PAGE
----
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South Carolina's population continues to grow rapidly, which comes with both positive and negative impacts. Heavy traffic on Interstate 26 during rush hour. 

The flood of new residents moving to South Carolina continued during the past year at a pace matched by few other states.

The Palmetto State's population has nearly doubled since 1970, and most of that increase has come from new residents moving in rather than the birth rate.

The estimated gain of another 62,908 residents during the 12 months ending July 1 raised South Carolina's population to 5.08 million.

What's striking is that the overwhelming majority of South Carolina's population gains — 89 percent — came from people moving here, mostly from other U.S. states.

Nationally, states with the largest one-year percentage gains in population were Nevada, Idaho, Utah, Arizona and Florida.

The top five in terms of numeric population increases were Texas, Florida, California, Arizona and North Carolina.

South Carolina was ninth among states for both percentage growth (1.3 percent) and numeric growth (62,908) in the population.

Nine states, and Puerto Rico, lost population. Those states included New York (48,510), Illinois (45,116), West Virginia (11,216), Louisiana (10,840), Hawaii (3,712), Mississippi (3,133), Alaska (2,348), Connecticut (1,215) and Wyoming (1,197), according to the Census Bureau.

Only Maine, West Virginia and Puerto Rico had negative birth rates — more deaths than births — but many states have seen declining birth rates. In most states that lost population, the change was entirely due to residents moving out.

“Many states have seen fewer births and more deaths in recent years,” said Sandra Johnson, a demographer and statistician in the Population Division of the Census Bureau. “If those states are not gaining from either domestic or international migration they will experience either low population growth or outright decline.”

The nation gained just over 2 million residents in the past year, with slightly more than half attributed to the birth rate. The rest came from international migration. As in many states, the nation's birth rate has been slowing.

South Carolina, despite its size, gained more population from people who moved from other states than all but four other states, including Florida, Arizona, Texas and North Carolina.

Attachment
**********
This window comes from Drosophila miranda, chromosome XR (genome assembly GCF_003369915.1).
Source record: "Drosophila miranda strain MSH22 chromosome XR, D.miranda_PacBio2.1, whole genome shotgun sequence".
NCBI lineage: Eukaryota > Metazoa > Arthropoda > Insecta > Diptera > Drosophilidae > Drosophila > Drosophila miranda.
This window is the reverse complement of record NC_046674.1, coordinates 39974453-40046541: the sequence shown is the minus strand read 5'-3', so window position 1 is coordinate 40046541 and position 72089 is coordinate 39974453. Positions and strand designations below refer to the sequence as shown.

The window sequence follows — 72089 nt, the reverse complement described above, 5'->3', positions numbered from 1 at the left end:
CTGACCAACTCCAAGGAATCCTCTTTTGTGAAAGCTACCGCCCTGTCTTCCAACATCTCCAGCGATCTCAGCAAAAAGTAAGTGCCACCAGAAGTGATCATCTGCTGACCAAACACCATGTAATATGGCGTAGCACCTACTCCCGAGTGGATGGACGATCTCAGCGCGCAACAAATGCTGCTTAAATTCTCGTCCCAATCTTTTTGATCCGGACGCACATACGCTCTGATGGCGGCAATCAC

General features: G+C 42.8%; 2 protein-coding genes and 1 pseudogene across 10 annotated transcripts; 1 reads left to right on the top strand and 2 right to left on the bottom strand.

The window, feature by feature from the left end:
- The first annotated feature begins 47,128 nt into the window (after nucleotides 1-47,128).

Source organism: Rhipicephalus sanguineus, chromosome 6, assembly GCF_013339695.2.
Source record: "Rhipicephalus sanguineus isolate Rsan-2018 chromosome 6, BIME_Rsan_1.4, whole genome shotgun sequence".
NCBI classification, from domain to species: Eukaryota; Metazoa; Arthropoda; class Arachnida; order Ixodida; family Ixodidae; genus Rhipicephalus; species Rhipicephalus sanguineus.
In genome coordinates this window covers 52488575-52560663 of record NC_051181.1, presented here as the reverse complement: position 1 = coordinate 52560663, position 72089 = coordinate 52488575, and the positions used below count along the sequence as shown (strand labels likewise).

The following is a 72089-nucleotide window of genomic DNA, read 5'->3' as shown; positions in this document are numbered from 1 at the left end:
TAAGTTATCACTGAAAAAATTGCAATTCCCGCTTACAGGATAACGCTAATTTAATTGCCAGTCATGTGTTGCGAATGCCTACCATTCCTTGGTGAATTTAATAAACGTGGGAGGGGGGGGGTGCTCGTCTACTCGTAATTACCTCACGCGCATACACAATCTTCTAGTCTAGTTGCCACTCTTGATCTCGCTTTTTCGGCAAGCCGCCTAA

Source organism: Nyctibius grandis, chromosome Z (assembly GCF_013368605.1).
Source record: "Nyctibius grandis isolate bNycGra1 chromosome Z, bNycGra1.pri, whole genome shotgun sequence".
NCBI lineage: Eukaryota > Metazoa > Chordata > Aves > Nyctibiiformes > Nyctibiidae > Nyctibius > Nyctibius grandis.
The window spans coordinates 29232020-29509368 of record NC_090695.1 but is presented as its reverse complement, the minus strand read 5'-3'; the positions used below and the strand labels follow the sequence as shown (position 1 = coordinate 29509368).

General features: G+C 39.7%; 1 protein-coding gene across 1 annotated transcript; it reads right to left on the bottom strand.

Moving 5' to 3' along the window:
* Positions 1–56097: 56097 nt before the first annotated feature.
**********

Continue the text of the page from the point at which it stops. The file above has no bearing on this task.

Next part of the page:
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The Lowcountry made the cover of a magazine geared toward people who relocate when they retire.

The difference between people moving in from other states, and moving out, accounted for 50,775 of South Carolina's population gain.

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It's a trend that's been playing out for years.

Since 2010, the Palmetto State added an estimated 458,746 residents. Here's where those gains came from:

  • 314,775 from domestic net migration, the difference between people moving here from other states, and those leaving here to move to other states
  • 96,014 from the birth rate, the difference between births than deaths
  • 45,047 from international net migration

In many states with growing populations, most of their gains have come from their birth rate rather than from people relocating. That's true in California, Texas, Georgia, Virginia, New Jersey, Minnesota, Maryland, Ohio, Utah and others.

Population Change for States (and Puerto Rico): From April 1, 2017 to July 1, 2018

So where are all those new South Carolina residents going? Previous census reports have shown that in South Carolina they are moving to metropolitan areas and to the coast in particular.

Those population trends recently made Charleston the state's largest city, surpassing Columbia, and Mount Pleasant is the fourth-largest city after North Charleston.

Greenville's population was the fourth-fastest-growing in the nation last year and portions of South Carolina that abut Charlotte, such as Fort Mill, have also seen rapid growth.

Reach David Slade at 843-937-5552. Follow him on Twitter @DSladeNews.

David Slade is a senior Post and Courier reporter. His work has been honored nationally by Society of Professional Journalists, American Society of Newspaper Editors, Scripps foundation and others. Reach him at 843-937-5552 or dslade@postandcourier.com